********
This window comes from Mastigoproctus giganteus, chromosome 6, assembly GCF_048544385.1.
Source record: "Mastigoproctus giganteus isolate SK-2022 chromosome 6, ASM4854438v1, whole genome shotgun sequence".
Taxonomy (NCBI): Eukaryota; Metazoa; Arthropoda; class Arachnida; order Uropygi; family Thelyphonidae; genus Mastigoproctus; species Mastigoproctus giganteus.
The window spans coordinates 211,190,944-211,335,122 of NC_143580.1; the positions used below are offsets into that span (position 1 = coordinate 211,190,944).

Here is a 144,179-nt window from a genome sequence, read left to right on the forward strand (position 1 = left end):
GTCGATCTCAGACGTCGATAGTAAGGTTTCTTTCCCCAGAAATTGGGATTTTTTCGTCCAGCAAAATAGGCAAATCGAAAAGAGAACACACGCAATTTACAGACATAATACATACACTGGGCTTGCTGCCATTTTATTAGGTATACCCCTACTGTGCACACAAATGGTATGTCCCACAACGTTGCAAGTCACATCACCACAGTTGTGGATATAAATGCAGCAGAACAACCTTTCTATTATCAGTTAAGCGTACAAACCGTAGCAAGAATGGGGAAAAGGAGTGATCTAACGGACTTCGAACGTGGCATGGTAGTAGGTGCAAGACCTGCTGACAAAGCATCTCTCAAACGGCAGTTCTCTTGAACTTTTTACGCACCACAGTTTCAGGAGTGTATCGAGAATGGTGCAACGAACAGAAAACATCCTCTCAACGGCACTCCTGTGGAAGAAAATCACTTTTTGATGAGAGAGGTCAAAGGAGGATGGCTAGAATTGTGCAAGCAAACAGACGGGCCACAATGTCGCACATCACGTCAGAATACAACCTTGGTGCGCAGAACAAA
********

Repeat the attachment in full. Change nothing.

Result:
This window comes from Mastigoproctus giganteus, chromosome 6, assembly GCF_048544385.1.
Source record: "Mastigoproctus giganteus isolate SK-2022 chromosome 6, ASM4854438v1, whole genome shotgun sequence".
Taxonomy (NCBI): Eukaryota; Metazoa; Arthropoda; class Arachnida; order Uropygi; family Thelyphonidae; genus Mastigoproctus; species Mastigoproctus giganteus.
The window spans coordinates 211,190,944-211,335,122 of NC_143580.1; the positions used below are offsets into that span (position 1 = coordinate 211,190,944).

Here is a 144,179-nt window from a genome sequence, read left to right on the forward strand (position 1 = left end):
GTCGATCTCAGACGTCGATAGTAAGGTTTCTTTCCCCAGAAATTGGGATTTTTTCGTCCAGCAAAATAGGCAAATCGAAAAGAGAACACACGCAATTTACAGACATAATACATACACTGGGCTTGCTGCCATTTTATTAGGTATACCCCTACTGTGCACACAAATGGTATGTCCCACAACGTTGCAAGTCACATCACCACAGTTGTGGATATAAATGCAGCAGAACAACCTTTCTATTATCAGTTAAGCGTACAAACCGTAGCAAGAATGGGGAAAAGGAGTGATCTAACGGACTTCGAACGTGGCATGGTAGTAGGTGCAAGACCTGCTGACAAAGCATCTCTCAAACGGCAGTTCTCTTGAACTTTTTACGCACCACAGTTTCAGGAGTGTATCGAGAATGGTGCAACGAACAGAAAACATCCTCTCAACGGCACTCCTGTGGAAGAAAATCACTTTTTGATGAGAGAGGTCAAAGGAGGATGGCTAGAATTGTGCAAGCAAACAGACGGGCCACAATGTCGCACATCACGTCAGAATACAACCTTGGTGCGCAGAACAAA